Elon Musk’s Twitter takeover has stirred many emotions. The deal also illustrates the unprofitability of media bias, which claims of media bias must consider.
The drama began with Mr. Musk announcing on April 4 a 9 percent stake in the company. After turning down a seat on the Board of Directors, Mr. Musk proposed on April 9 buying Twitter at $54.20 per share, or about $44 billion, and taking it private. The Board accepted the deal on April 25, which is currently paused over concerns about robot accounts.
The stock was under $40 a share at the end of March, so Mr. Musk offered 35 percent above market value. Stock markets are forward-looking with prices reflecting investors’ projections of future profitability. Mr. Musk likely believes he can make Twitter worth more than $44 billion. We do not know all the changes he intends. In addition to committing to free speech, Mr. Musk has mentioned the pricing of premium service, eliminating advertising, and open-source algorithms.
Plausibly some of the expected increase in the value of Twitter is from eliminating political bias. This illustrates the general point: media bias should reduce profits. Allegations of liberal bias must address this challenge, as I argued in a 2001 Cato Journal paper.
Liberal bias reduces profits by alienating conservative or moderate users, reader, or viewers. Revenue is lost by alienating potential customers, or in Twitter’s case, banning one of its most followed users, Donald Trump.
The economics of bias in the era of the Big Three TV networks were even more problematic. If CBS, NBC, and ABC were as liberal as alleged, they would lose conservative viewers and divide the liberal viewers three ways. A network could increase its audience and profits by leaving the liberal news cartel.
Economists assume businesses maximize profit. In part, this helps in building models to study the economy. But it also reflects self-interest. People start businesses to make money, so most entrepreneurs should choose more profit if possible.
The separation of ownership and control in corporations creates one challenge to profit maximization. Owners get the profits while the managers doing the work may receive little of the extra profit. I will not consider this important topic in economics and finance today.
One acceptable deviation from profit maximization is highly relevant for media bias. Imagine a TV station owner who cares about politics, say election of the next mayor. We might expect the owner to slant news coverage and only run ads for the favored candidate.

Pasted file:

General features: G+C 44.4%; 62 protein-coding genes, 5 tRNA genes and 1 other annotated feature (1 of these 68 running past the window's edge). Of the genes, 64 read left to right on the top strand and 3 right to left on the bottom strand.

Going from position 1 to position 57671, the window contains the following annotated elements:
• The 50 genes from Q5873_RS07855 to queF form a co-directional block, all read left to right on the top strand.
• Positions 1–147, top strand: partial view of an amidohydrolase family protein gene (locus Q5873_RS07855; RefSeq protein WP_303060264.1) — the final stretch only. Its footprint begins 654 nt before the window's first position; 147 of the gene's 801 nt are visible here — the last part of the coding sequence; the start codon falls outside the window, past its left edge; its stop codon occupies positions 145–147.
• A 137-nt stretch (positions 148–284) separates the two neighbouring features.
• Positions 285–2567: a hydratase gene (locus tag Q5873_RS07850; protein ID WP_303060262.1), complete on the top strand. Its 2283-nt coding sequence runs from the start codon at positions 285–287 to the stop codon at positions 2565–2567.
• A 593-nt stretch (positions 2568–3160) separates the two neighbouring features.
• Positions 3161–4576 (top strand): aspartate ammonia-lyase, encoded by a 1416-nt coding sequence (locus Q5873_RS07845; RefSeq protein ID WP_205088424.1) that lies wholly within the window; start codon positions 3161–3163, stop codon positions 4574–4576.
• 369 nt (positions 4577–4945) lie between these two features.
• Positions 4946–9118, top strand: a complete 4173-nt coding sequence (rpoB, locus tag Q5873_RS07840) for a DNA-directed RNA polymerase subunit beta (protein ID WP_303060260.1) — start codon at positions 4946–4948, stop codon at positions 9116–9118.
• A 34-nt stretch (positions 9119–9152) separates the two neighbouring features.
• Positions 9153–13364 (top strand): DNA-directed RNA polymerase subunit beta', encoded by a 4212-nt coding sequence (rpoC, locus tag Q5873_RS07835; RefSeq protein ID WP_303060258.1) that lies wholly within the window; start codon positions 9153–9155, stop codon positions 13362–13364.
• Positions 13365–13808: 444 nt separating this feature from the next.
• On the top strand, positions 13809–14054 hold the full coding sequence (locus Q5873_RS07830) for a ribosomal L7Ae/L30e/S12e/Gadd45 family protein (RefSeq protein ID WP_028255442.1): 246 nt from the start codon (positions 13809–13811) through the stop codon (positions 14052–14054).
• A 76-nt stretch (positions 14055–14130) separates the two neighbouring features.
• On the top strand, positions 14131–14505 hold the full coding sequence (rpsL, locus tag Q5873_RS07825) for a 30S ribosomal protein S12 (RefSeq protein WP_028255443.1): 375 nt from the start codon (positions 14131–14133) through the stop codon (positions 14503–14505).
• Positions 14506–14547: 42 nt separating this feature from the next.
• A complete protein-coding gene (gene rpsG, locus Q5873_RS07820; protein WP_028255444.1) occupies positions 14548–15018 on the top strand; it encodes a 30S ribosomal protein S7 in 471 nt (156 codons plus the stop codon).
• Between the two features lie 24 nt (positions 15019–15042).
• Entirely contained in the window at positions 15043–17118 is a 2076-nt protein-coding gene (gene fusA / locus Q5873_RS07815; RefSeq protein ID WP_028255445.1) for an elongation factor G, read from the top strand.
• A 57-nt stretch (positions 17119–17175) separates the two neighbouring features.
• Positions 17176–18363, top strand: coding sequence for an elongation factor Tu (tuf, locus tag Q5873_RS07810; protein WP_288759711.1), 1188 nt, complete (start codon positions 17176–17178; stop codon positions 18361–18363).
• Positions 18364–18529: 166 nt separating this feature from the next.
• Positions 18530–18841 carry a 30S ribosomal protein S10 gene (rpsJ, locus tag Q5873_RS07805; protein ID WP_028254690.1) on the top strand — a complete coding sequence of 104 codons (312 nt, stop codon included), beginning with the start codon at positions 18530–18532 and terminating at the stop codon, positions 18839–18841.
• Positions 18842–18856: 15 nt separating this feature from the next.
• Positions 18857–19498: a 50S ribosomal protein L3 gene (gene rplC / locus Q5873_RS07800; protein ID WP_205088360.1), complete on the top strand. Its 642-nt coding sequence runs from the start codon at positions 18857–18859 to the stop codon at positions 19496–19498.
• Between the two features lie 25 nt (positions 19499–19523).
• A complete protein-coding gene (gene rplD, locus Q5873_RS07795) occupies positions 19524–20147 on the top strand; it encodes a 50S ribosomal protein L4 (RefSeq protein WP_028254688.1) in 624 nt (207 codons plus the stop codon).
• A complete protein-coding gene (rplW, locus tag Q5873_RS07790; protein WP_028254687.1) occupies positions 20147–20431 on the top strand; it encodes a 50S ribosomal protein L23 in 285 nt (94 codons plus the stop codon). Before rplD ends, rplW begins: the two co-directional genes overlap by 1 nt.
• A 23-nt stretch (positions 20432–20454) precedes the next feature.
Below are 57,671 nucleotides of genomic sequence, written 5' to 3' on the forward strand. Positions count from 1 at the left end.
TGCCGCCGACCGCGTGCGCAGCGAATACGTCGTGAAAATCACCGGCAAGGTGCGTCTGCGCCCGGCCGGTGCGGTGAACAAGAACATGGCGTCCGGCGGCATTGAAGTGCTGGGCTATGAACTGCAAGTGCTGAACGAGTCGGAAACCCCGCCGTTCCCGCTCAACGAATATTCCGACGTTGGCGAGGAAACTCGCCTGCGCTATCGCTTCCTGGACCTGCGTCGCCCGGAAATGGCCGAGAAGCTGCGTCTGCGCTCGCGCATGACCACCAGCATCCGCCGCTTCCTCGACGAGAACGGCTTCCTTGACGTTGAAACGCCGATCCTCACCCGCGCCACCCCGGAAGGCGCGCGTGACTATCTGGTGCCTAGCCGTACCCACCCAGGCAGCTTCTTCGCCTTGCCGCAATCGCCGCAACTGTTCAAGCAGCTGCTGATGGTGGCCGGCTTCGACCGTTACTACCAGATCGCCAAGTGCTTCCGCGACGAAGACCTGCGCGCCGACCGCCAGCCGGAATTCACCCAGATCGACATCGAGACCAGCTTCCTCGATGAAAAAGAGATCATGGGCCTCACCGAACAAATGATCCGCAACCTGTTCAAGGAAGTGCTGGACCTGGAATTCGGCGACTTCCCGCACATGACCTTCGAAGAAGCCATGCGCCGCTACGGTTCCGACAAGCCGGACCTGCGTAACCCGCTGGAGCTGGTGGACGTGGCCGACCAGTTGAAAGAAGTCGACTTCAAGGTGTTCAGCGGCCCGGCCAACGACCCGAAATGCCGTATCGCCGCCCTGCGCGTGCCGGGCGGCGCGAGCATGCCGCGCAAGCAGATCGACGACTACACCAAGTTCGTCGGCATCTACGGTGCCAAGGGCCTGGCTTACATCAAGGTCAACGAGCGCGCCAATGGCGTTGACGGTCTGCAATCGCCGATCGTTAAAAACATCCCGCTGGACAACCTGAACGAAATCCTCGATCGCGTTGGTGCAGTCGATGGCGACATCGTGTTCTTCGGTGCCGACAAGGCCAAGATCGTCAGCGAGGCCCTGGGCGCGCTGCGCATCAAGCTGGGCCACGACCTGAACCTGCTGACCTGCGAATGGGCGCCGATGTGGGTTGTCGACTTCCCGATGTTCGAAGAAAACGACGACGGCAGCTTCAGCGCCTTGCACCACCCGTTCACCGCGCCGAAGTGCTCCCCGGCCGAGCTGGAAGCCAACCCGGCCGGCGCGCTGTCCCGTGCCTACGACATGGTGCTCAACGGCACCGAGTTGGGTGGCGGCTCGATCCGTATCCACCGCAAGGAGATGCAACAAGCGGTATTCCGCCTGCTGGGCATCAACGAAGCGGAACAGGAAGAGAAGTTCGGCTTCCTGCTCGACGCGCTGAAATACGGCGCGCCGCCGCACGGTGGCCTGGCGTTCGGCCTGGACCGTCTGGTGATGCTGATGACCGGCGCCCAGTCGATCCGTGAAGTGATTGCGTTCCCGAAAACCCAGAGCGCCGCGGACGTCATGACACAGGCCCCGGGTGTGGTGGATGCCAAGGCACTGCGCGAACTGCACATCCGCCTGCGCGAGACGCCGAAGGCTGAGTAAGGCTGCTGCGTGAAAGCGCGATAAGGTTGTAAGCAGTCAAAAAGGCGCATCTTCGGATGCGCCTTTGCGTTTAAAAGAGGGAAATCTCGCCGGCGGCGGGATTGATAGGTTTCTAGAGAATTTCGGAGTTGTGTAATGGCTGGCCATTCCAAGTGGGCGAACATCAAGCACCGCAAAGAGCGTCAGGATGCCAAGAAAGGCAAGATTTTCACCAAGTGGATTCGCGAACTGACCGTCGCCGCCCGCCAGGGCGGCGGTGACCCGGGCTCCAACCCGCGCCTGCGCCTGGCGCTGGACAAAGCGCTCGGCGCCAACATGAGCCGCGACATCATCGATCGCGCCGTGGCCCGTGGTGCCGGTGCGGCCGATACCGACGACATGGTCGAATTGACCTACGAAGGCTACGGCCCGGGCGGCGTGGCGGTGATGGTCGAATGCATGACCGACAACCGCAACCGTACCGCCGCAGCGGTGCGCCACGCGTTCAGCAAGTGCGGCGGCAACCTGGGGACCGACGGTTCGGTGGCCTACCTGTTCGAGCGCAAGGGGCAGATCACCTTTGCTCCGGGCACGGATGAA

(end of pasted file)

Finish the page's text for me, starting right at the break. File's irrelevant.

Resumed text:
Why do economists accept this? Normally the best way to get things we want is buying them. Make money running your business and then buy yachts or ski villas. But sometimes you can “buy” what you want more readily through your business. A $10,000 reduction in profit from biasing coverage of the mayor’s race may affect the outcome more than a $10,000 campaign contribution.
Persistent media bias involves owners choosing politics over profit. David Halberstam in The Powers that Be detailed the influence of major news company owners in the 1950s, yet more owners leaned right than left. One owner is far more likely to trade profit for politics than many. Some stockholders will prefer profit while not all choosing politics will be liberal. Twitter, Facebook, and Google (Alphabet) are all publicly traded corporations.
Extreme social media bias should also be very costly. Thousands of corporate investors must choose liberal politics over profit. Bias also invites entry by “fair and balanced” or conservative rivals, either as with Rupert Murdoch and Fox News, or through a corporate takeover.
Precise definition and measurement of bias remains elusive. Psychology warns that our impressions of bias may be biased. The economic difficulty of sustaining liberal bias suggests carefully scrutinizing the evidence. And if a social media company committed to free speech is more valuable, some good capitalists should provide one for us.